It is a little distressing though, that we see an error and don't think "this is not right" but rather "harumph! More non-sensical jargon." A reflection on something, I'm sure. Buggered if I can figure out what though.
Of course, it could be an expression of the magical faith we have in the writers and editorial types instead.
Nah: I don't think it could be much "shitter" than it already is.
What's a koala doing with a mass spec?
I hate to burst your bubble and all that, but I think that Mr Myslewski is in fact not British; for a long while the author line read Rik Myslewski in San Francisco (my emphasis), although it doesn't any more.
Sorry there old chum, what what.
'ware the codpiece!
You know, Mum and Dad always said I was lucky that I wasn't called "Wayne." Never really understood why, until I hit a certain age.
Completely avoiding the joke, I wonder if it would come with some sort of safe-guard, or if in fact it could be set to blend itself?
The "send corrections" button is now at the top of the comments page: look upwards.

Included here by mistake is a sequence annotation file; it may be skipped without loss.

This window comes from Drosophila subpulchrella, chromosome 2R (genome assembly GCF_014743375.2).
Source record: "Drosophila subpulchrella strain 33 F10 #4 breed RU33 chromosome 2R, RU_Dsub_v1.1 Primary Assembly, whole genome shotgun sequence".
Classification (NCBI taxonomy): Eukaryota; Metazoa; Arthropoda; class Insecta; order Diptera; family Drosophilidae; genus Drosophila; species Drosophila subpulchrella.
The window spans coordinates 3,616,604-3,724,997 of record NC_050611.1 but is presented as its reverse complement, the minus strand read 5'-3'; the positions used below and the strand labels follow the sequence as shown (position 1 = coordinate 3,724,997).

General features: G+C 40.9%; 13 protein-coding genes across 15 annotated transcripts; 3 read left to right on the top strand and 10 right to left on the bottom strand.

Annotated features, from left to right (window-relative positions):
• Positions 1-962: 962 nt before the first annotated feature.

It's a little odd, but for some reason I missed it too, even though it is just about the first thing you see when you come to comment.
SFW perhaps, but interestingly the "Internet Traffic Management System" here did block me and say "no go: this is pornography."
How on earth it decided this I have no idea: it is one of the least offensive sites I've ever seen.
I'd think that it is because it relatively uniform; these measurements from space sound like they're precise enough to need to know just how much from the standard they vary. I suppose that you could make an array of detectors, but apart from the cost you might run the risk of affecting the colour and shade of the lake.
In any case it is still cool to make autonomous robots, especially for something that is useful like this but not really very exciting to actually do.
I'm afraid that I don't have TFA for you to R, but that's what I think of the matter.
The roving calibrating rover calibrator, obviously. Possibly in a (Land) Rover.
Who is in turn calibrated by a calibrated roving calibrating rover calibrator calibrator.
(Probably a Land Cruiser in the land of Oz, in fact, but that's not as much fun.)
A-ha. That makes sense. (Or rather it doesn't, but I you get what I mean.)